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First Dutch National Post-Doc Prize Awarded to Dr. Hayley Mickleburgh

The first Dutch National Post-Doc Prize was awarded to Dr. Hayley Mickleburgh, postdoctoral researcher in the field of funerary archaeology with ERC-Synergy NEXUS1492 at the Faculty of Archaeology, Leiden University.

Hodshon House

The prize was presented on Friday 17 November 2017 in the Hodshon House of the KHMW in Haarlem by Rens Vliegenthart, chairman of De Jonge Akademie and Louise Gunning-Schepers, chairman of the Koninklijke Hollandsche Maatschappij der Wetenschappen (KHMW). Judge Lenneke Alink spoke about the laudatio and the laureate was interviewed by Kristine Steenbergh, member of De Jonge Akademie.

Rens Vliegenthart and Louise Gunning-Schepers award the prize to Hayley Mickleburgh.

"Excellent scientist"

The jury, consisting of Lenneke Alink (Leiden University), Hanneke van Laarhoven (University of Amsterdam, Academic Medical Centre), Christian Lange (Utrecht University) and Johan van Leeuwaarden (Technical University Eindhoven), describes Mickleburgh as “an excellent scientist with an excellent track record. At an early stage of her career, she has already built up an impressive track record with various special performances. For example, she has developed an innovative, transdisciplinary project using methods from archaeology, forensic studies, biology and geochemistry. This shows that she is able to work beyond the boundaries of a specific field in order to answer her research questions. (....). Mickleburgh also ensures that not only the academic impact but also the wider social impact of her project is optimised, through elaborate programmes involving archaeologists, forensic researchers, the Dutch police unit and the wider public.”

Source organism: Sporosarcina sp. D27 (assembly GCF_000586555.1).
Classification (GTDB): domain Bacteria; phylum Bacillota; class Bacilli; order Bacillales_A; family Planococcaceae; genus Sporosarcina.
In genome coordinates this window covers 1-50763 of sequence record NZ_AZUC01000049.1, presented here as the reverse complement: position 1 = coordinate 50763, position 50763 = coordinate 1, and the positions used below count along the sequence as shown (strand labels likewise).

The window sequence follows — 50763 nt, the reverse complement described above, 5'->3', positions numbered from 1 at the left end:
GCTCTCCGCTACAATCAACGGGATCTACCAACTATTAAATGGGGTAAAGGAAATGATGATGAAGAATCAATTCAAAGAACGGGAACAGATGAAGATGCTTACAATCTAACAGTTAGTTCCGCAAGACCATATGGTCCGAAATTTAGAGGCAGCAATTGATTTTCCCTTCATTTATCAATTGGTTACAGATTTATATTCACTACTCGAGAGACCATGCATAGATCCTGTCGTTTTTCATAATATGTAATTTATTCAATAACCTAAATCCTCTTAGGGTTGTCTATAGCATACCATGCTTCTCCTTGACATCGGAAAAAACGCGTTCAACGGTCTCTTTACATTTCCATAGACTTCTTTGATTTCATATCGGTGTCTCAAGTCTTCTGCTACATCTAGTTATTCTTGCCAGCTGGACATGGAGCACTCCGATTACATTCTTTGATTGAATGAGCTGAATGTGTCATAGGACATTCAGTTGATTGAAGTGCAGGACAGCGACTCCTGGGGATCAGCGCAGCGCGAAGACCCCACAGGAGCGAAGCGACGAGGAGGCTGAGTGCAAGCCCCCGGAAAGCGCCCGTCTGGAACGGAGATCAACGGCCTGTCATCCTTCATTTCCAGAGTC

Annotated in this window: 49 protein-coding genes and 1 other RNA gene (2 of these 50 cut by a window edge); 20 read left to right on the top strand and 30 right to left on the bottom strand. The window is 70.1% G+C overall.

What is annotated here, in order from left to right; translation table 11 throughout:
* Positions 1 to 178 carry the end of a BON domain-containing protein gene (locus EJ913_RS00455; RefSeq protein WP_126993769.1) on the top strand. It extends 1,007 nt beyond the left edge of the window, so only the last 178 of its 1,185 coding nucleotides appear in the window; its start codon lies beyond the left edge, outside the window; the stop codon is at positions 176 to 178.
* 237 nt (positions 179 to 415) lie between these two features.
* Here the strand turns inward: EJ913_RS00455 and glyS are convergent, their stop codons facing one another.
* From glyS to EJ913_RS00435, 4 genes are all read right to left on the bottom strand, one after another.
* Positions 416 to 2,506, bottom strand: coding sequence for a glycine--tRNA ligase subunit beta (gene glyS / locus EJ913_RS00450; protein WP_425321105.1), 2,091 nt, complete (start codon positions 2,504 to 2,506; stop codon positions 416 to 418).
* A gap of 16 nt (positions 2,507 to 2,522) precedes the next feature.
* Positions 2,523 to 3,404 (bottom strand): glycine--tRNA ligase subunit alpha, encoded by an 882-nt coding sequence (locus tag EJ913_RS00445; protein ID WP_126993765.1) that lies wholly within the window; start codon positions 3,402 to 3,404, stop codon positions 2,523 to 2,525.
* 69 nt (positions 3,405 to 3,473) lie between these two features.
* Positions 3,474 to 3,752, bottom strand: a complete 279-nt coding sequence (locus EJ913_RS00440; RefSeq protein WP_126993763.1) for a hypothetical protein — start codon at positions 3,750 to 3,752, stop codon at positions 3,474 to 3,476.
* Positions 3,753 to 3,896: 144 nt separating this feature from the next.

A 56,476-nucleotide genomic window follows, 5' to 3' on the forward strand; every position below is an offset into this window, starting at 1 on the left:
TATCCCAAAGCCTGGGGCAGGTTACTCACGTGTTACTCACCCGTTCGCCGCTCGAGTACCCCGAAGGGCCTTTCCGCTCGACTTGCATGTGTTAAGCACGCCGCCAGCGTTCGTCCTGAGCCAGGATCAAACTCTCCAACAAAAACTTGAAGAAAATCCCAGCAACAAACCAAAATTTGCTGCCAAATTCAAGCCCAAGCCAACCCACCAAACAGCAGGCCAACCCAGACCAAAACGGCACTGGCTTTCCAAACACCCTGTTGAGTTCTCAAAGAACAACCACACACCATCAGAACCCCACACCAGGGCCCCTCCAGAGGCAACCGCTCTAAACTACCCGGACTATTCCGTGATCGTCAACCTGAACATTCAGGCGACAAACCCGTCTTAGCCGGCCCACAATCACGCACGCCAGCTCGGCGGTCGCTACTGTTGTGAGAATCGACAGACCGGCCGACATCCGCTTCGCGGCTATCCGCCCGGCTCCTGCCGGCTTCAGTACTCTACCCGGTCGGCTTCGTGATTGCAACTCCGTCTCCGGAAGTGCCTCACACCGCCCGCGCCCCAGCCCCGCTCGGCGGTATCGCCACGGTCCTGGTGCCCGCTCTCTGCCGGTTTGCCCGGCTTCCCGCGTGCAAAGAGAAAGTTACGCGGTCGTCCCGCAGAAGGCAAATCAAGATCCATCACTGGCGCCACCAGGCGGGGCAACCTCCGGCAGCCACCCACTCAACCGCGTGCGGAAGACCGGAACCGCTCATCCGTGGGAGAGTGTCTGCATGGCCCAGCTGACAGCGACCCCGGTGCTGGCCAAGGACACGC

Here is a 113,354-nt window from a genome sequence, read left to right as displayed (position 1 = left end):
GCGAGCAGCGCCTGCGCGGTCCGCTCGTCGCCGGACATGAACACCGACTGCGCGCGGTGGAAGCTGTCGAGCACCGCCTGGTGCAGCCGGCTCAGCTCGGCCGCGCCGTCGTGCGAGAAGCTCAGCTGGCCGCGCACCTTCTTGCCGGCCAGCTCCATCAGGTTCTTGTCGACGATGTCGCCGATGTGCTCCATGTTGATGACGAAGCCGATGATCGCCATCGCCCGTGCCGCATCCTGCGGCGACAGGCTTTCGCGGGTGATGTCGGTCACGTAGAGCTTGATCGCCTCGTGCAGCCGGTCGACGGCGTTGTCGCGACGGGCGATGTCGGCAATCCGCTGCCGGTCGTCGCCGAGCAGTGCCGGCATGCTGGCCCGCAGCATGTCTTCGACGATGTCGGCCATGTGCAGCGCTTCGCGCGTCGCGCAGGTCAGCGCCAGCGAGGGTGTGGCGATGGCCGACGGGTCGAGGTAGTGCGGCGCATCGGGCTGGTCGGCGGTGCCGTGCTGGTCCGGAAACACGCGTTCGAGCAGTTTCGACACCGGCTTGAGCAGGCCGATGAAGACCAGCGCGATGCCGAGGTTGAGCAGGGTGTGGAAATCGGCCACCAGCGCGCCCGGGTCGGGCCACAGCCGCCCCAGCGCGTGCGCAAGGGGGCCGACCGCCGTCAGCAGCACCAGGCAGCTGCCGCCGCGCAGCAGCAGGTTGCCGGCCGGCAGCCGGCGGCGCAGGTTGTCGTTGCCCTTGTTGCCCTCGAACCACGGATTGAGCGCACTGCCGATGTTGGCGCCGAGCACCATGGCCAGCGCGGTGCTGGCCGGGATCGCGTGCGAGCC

Kristine Steenbergh interviews Hayley Mickleburgh.

"Working outside of the bounds of my discipline"

Dr. Mickleburgh addressed the audience, speaking about her research, as well as the importance of involving the public in scientific research. Mickleburgh specifically pleads for outreach that contributes to two-way engagement between researchers and the public. “Some of the most interesting contributions to my work, have been when I’m working outside of the bounds of my discipline: in collaboration with other fields of research and when I’m discussing my work with the public.”, she concludes in her speech.

What happens to a body after it is buried? Dr. Mickleburgh explains on Universiteit van Nederland:

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